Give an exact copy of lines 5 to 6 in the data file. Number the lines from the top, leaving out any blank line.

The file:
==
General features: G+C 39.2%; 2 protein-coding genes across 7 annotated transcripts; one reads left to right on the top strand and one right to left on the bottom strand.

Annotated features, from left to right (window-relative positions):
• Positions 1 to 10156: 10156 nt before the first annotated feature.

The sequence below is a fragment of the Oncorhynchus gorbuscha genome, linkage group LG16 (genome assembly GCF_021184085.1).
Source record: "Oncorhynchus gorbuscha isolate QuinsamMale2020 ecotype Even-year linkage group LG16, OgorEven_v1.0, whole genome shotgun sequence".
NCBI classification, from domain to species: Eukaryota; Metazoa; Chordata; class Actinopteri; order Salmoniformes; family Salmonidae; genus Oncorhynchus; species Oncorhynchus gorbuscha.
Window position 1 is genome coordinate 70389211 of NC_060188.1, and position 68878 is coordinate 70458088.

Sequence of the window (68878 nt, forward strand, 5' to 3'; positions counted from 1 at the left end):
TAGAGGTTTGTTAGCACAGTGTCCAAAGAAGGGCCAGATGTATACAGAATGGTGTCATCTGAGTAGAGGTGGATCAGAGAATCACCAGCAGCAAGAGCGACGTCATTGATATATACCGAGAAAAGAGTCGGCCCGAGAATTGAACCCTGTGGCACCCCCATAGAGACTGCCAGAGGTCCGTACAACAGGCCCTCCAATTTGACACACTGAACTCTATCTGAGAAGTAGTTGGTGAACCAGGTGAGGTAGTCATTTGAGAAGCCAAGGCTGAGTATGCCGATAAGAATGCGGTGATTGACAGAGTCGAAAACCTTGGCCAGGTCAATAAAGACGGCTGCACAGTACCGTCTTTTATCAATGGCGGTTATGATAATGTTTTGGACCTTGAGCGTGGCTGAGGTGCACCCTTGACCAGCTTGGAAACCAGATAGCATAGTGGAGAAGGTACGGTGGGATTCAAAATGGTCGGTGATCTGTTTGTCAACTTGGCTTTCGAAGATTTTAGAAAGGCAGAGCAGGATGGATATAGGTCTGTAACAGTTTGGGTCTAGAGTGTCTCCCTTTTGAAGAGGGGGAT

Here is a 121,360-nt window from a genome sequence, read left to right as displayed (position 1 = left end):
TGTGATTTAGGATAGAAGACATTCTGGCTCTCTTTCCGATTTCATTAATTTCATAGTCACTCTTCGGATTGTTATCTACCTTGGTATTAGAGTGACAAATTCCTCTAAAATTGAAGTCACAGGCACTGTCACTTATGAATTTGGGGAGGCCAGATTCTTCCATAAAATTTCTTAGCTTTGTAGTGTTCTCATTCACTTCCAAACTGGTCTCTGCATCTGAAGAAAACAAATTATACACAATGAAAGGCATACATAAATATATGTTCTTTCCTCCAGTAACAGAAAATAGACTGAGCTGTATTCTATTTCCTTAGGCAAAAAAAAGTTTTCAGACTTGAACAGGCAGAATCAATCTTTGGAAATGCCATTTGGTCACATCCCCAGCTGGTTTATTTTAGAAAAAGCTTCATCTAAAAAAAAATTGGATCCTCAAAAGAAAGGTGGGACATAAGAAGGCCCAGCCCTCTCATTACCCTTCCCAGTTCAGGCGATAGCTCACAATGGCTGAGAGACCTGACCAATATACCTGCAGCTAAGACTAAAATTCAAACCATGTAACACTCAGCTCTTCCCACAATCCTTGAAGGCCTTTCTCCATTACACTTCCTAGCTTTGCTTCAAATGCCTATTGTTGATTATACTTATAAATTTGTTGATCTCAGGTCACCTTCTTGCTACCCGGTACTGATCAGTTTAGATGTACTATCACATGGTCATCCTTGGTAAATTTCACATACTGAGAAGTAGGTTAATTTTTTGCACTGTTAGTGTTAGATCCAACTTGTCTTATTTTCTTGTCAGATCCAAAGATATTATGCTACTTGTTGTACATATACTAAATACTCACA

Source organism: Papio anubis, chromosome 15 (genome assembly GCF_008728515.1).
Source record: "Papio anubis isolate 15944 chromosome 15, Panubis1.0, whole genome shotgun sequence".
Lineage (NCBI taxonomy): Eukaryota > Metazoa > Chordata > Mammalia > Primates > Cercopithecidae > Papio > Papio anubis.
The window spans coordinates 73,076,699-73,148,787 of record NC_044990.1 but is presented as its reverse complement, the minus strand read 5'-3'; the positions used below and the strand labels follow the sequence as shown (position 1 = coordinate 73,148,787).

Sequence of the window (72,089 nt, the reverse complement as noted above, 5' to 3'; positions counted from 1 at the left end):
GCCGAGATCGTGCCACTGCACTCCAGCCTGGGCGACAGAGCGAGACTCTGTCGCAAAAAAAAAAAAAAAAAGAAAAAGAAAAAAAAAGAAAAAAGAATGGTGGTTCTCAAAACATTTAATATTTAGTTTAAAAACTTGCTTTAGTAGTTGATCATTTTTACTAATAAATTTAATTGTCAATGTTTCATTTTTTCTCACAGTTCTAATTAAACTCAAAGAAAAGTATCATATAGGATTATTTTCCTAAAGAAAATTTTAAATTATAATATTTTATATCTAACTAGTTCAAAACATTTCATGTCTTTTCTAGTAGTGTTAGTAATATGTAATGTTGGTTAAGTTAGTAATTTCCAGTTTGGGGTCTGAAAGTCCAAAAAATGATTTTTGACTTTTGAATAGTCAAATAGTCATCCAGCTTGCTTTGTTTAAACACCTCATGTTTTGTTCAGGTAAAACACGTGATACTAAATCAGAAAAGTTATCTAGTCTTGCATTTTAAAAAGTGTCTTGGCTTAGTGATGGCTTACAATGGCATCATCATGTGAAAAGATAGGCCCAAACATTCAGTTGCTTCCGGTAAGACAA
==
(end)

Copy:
Source record: "Oncorhynchus gorbuscha isolate QuinsamMale2020 ecotype Even-year linkage group LG16, OgorEven_v1.0, whole genome shotgun sequence".
NCBI classification, from domain to species: Eukaryota; Metazoa; Chordata; class Actinopteri; order Salmoniformes; family Salmonidae; genus Oncorhynchus; species Oncorhynchus gorbuscha.